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Copyright
This is an Open Access article, distributed under the terms of the Creative Commons Attribution licence (http://creativecommons.org/licenses/by/4.0/), which permits unrestricted re-use, distribution, and reproduction in any medium, provided the original work is properly cited.
Corresponding author
Correspondence: Sharon Stevelink, King's Centre for Military Health Research, King's College London, Weston Education Centre, Cutcombe Road, London SE5 9RJ, UK. Email: sharon.stevelink@kcl.ac.uk
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These authors are joint last authors.

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References
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Mental health outcomes at the end of the British involvement in the Iraq and Afghanistan conflicts: a cohort study

  • Sharon A. M. Stevelink (a1), Margaret Jones (a2), Lisa Hull (a3), David Pernet (a4), Shirlee MacCrimmon (a4), Laura Goodwin (a5), Deirdre MacManus (a6), Dominic Murphy (a6), Norman Jones (a7), Neil Greenberg (a8), Roberto J. Rona (a9), Nicola T. Fear (a10) and Simon Wessely (a11)...
  • Please note a correction has been issued for this article.
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eLetters

Threats to the validity of studies of PTSD from unmeasured symptomatic exposure to mefloquine

Remington Nevin, Executive Director, The Quinism Foundation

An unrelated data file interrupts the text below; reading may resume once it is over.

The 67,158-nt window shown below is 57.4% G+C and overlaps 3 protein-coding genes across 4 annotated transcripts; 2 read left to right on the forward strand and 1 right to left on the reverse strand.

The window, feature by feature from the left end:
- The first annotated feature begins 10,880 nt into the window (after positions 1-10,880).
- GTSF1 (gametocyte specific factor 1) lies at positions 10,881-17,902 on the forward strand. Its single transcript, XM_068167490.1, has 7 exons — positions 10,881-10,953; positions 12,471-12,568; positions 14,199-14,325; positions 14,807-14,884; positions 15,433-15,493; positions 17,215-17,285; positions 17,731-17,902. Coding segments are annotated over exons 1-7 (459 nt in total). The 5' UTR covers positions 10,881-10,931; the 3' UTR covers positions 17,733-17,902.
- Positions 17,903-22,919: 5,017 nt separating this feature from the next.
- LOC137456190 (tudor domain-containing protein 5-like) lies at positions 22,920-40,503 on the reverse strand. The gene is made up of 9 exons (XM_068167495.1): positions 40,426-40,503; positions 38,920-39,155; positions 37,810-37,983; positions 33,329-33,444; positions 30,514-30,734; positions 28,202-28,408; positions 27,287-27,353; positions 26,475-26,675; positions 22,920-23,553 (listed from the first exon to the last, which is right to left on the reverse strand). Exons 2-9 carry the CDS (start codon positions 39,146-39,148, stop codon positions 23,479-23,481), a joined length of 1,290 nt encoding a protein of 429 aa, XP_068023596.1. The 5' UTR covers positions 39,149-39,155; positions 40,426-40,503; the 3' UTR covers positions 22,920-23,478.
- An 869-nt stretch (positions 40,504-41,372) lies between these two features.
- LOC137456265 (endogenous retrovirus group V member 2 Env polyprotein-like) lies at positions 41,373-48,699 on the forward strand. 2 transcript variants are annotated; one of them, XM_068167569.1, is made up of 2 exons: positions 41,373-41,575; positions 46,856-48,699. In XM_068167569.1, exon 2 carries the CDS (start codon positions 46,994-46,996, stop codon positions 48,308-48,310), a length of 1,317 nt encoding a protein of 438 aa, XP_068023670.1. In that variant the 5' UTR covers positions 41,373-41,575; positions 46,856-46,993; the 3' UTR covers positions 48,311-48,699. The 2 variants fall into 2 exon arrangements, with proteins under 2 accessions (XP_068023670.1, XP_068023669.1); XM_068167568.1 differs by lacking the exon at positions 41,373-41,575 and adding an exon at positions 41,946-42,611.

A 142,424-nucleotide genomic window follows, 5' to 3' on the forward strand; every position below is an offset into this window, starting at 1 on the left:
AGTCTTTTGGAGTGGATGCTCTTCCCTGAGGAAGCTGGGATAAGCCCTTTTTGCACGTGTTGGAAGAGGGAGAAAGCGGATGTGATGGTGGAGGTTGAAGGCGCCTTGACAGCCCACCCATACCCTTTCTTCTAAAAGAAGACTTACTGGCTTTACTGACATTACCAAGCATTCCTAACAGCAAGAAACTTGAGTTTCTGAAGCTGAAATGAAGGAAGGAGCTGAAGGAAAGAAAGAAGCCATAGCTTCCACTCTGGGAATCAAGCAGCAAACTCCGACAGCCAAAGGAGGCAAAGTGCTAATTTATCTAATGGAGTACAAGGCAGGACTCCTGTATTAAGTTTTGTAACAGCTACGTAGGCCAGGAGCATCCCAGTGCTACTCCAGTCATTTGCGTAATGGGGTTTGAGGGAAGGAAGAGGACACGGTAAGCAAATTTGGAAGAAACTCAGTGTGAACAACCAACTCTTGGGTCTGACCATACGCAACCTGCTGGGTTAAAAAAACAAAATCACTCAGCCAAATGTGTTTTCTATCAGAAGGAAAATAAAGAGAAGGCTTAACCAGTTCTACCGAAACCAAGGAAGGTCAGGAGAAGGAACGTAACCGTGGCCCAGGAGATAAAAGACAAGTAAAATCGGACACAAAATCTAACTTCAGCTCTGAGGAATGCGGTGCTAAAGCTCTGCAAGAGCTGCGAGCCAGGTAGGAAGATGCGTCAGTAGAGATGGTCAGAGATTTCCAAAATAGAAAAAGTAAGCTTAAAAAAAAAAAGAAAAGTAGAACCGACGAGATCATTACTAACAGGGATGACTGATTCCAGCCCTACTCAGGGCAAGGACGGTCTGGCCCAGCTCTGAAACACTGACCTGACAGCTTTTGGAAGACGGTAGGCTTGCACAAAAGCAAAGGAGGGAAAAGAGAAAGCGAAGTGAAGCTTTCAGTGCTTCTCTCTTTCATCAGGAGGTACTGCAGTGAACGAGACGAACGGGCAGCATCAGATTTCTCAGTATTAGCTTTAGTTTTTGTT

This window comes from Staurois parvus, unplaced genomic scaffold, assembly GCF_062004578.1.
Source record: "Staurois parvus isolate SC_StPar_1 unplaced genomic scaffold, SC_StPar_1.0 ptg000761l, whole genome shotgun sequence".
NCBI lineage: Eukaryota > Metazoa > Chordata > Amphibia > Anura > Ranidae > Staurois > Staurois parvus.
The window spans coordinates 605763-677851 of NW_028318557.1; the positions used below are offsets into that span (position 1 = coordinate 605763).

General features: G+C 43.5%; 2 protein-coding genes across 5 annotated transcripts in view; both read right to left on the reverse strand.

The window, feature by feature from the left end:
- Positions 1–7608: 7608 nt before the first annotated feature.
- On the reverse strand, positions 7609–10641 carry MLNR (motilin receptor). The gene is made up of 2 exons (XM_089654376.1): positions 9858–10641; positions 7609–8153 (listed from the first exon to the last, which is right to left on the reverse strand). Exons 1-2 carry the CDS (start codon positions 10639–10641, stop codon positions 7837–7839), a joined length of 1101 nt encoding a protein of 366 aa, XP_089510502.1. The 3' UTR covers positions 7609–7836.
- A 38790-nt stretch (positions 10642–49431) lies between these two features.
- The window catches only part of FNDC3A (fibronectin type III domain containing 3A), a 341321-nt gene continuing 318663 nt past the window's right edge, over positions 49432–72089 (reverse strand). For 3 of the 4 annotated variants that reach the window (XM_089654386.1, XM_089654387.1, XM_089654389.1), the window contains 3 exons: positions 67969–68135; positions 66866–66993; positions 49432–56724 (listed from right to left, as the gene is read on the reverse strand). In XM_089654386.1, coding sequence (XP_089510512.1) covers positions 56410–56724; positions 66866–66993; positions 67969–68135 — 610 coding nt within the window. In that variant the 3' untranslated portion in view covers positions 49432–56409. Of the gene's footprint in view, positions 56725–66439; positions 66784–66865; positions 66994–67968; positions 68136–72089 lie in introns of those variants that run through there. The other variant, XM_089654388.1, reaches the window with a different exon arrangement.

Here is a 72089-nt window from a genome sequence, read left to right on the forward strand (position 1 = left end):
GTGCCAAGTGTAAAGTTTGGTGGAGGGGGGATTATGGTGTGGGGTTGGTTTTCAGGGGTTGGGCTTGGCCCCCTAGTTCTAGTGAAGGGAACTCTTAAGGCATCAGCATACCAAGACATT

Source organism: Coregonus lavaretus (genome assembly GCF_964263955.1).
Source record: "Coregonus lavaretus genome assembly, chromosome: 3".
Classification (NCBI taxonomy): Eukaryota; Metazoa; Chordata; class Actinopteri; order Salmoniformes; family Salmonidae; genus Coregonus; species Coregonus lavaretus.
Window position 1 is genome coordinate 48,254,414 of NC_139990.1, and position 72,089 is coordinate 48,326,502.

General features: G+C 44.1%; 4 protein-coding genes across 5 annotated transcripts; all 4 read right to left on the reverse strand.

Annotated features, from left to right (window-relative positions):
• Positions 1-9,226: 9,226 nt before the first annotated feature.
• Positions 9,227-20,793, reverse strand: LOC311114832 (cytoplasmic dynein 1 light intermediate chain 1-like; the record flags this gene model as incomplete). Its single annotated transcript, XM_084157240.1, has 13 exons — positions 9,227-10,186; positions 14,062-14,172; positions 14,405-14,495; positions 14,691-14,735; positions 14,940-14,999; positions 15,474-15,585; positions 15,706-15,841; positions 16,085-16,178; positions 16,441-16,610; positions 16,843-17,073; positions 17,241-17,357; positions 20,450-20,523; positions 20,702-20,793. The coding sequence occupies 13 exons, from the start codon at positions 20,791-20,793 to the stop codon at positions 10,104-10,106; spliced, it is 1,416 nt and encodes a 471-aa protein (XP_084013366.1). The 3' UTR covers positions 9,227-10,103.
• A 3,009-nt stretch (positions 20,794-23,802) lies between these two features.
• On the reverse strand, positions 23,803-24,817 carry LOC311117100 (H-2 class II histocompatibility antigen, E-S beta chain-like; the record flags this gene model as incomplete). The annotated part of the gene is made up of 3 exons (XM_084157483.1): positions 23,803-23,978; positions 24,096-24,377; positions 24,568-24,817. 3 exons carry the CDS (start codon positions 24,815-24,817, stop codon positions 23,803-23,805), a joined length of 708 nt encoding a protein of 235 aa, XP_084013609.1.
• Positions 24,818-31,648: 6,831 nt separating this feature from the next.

13 November 2018

I read with interest the recent study by Stevelink and colleagues, [1] which studied the prevalence of various mental health outcomes, including post-traumatic stress disorder (PTSD), among UK military personnel following the conflicts in Iraq and Afghanistan. I am concerned that several of the authors' conclusions may be invalid, owing to a failure to measure and control for an important confounder in their study.

Subjects in the authors’ study were at risk of exposure to mefloquine, an antimalarial drug widely used by the UK military during the period, particularly during training missions in Africa and during deployments to Afghanistan.

Mefloquine is known to cause psychiatric adverse effects, including nightmares, insomnia, depression, and anxiety, which can last years after use. Individuals who experience psychiatric adverse effects during continued use of the drug, a condition known as symptomatic exposure, are at risk of these adverse effects becoming chronic. For example, based on a synthesis of recent data, abnormal dreams and nightmares lasting over three years after use of mefloquine may affect over 2% of those exposed to the drug. [2]